(2010) directors Jay Duplass, Mark Duplass
Mumblecore goes mainstream. So to speak.
Or maybe literally. I don’t know.
Brothers Jay and Mark Duplass are significant figures of the mumblecore movement with their films The Puffy Chair (2005) and Baghead (2008), the latter of which being the only mumblecore film that I can lay claim to having seen. But when your producers are Ridley and Tony Scott, your film is released by Fox Searchlight and you have actual movie stars in your film (John C. Reilly, Marisa Tomei, Catherine Keener, and Jonah Hill) and your budget is in the millions, by definition, you are no longer making a mumblecore movie.
Mumblecore has been defined by its low budgets and no name actors, among other things. What the Duplass brothers do bring from the mumblecore movement is aesthetic and content, focussing on interpersonal relationships, a low-fi look and feel, and a sense of comic realism.
Cyrus is the story of a divorced man (Reilly) whose life is in a rut, until his ex-wife (Keener) talks him into a party where he drunkenly tries to connect with women. Despite some major swings and misses, he hooks up with an attractive woman (Tomei), who genuinely likes and connects with him. And suddenly, life is good. Until he finds out that she has an adult son named Cyrus (Hill), who has a very strange relationship with his mother, and who dons the role of friendship while actually trying to sabotage Reilly’s relationship.
There are aspects of the film where it feels like it could verge into the territory of the shocking and more blatantly outrageous aspects of humor, a more common type of Hollywood comedy, where two characters play against each other in increasingly over-the-top acts of destruction. And there is enough of that hanging in there, that keeps the film feeling off-kilter enough, that you are not quite sure how it will turn out. But maybe that is the difference in a mumblecore film. Maybe reaching into the realms of the outlandish and hysterical is not really a card that ever gets played. And maybe it’s only hanging there in the background because we’ve grown to expect that kind of comic nonsense.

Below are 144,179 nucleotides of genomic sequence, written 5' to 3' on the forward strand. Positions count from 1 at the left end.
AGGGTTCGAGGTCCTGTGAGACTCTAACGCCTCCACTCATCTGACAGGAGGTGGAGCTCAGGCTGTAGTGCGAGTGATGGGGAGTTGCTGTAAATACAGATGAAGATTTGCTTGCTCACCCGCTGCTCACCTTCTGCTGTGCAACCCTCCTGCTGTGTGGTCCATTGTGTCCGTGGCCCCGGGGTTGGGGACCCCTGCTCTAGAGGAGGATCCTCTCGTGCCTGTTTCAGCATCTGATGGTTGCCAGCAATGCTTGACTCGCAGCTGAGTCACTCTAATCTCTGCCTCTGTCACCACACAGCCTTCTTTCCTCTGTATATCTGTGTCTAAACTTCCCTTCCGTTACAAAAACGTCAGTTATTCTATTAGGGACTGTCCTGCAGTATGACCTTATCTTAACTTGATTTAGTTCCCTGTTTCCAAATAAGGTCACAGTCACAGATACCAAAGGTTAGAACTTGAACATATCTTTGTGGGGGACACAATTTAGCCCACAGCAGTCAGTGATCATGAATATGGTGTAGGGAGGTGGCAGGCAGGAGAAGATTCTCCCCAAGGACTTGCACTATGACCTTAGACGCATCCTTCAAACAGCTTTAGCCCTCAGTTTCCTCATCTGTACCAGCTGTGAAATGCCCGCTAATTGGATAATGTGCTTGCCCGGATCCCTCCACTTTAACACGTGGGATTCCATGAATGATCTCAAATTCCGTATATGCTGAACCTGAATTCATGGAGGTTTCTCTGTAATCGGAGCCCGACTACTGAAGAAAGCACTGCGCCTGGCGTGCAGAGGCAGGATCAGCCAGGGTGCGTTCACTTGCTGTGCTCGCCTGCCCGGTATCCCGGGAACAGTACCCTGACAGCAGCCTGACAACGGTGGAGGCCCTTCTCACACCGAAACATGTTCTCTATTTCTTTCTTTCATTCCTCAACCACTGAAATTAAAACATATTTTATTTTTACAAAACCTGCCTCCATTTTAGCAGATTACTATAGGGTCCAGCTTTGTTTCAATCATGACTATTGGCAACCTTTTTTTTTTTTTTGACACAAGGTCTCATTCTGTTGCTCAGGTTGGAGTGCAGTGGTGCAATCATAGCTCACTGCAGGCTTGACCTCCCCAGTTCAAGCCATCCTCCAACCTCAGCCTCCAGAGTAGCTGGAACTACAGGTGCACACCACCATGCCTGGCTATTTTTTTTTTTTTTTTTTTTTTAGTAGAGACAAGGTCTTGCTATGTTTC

The film is more grounded in the naturalistic, and even with a sort of unpronounced incestuous angle to the story, the film is much more about the humanistic qualities of the characters. Reilly is very good in his role (as he typically is). Tomei is also good as the oddball mom. And Hill, who I don’t usually care for, certainly puts in one of his better performances.
In the end, though, avoiding dramatic and comedic histrionics, the film stays at a meandering norm, engaging and involving, but never really reaching to be more. The camerawork is typically low-key and while there is a bigger budget in hand, the film still has this very low-end feel to it, never attempting to be aesthetically brilliant. It’s not a bad film, but it doesn’t really come across as compelling either.
In the meantime, there are other mumblecore films that I’ve been meaning to see, so maybe I just need to check out some others.